Better Call Saul legal question about the retirement home plot

Ok part of the plot of the show is that Jimmy uncovers the fact the retirement home Sand Piper Crossing is charging residents exorbitant rates for goods, like facial tissue and toilet paper. These are high but not outlandish, $3 for a roll of toilet paper etc.

Now in my experience this is pretty much standard at hospitals, residential treatment centers etc. Ever take a close look at an itemized medical bill? Pretty much every single one will have exorbitant rates for drugs dispensed, consumable items in the room, up to the plastic water pitcher.

Is this practice actually illegal?

IANAL but it seems like it’s a thing: Professional service providers, ranging from financial planners, estate lawyers or even the local handyman may exploit older customers. They might overcharge for services, or even fraudulently transfer funds or accounts without the elder victim’s knowledge. Door-to-door handymen may swindle the senior into having work done and receive payment for the work without following through on it. ** Medical professionals may commit Medicare or Medicaid fraud by charging for services never performed or by overbilling.**

See: Cost Accounting

This is famously the $800 toilet seat, etc.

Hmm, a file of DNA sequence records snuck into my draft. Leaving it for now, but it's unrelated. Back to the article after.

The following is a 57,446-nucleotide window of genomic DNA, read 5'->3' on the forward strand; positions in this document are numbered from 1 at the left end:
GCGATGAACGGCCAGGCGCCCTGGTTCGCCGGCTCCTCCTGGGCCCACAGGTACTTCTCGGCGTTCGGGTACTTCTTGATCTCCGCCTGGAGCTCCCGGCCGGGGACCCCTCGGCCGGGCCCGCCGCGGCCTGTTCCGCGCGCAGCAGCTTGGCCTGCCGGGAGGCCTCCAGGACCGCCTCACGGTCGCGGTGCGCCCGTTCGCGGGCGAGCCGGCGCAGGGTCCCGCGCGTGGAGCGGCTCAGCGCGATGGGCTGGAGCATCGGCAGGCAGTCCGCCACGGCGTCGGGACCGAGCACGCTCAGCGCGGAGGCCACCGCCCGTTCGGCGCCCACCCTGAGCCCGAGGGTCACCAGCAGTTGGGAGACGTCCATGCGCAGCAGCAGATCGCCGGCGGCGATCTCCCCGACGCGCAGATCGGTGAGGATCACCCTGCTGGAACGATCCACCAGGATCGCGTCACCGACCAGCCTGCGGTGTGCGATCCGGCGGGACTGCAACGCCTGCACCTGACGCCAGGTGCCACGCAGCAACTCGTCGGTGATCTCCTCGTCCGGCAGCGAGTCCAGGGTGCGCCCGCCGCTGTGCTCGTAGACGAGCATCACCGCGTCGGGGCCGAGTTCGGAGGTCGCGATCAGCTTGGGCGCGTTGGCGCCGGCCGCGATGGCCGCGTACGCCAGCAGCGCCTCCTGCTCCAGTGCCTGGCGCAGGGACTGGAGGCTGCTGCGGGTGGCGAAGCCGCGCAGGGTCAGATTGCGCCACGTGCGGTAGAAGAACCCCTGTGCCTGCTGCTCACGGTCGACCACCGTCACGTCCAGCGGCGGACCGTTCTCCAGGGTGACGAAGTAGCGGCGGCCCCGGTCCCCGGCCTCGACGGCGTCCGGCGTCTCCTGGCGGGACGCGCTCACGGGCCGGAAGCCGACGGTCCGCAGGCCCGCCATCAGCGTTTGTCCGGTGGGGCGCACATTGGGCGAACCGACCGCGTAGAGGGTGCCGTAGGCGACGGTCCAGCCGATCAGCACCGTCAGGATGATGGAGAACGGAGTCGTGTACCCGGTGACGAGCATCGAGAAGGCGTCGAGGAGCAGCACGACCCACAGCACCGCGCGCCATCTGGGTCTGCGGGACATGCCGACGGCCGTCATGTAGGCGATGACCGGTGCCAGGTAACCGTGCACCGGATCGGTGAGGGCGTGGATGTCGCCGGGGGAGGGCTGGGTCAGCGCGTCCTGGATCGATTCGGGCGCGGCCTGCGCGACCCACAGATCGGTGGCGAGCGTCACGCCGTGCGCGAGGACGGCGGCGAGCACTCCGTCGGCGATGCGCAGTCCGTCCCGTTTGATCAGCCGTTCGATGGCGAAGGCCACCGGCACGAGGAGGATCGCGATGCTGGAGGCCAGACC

Somewhere, you need to pay for the cost of the land, the building, all of the various types of insurance, the cost of each worker, utilities, etc.

If you lump all those costs into the per diem, the rate is going to exceed what Mediwhatever pays, and you get no customers. So you hold down this number but up the other one.

When you spend $3 billion to develpo the technology that is used on a total of 150 planes, either the per/plane, the per/hour counsulting/ per year development/ per replacement part.

Good luck getting Americans to pay-as-you-go on tax rates.

I assume there’s a “duty of care” that applies when dealing with people who are not capable of managing their own affairs. Perhaps it’s similar to how a guardian cannot simply squander their ward’s assets, but can take “reasonable” amounts for necessary expenses related to the child. Similarly, a care home has taken on long-term “guardianship” of an elderly not-all-there senior, something the $20-aspirin hospital has not necessarily done.

Of course, its debatable whether charging double for a necessity when you deliver it on demand is a rip-off, but charging highway robbery prices of ten times or more, when the person is essentially a captive audience, might be hard to justify.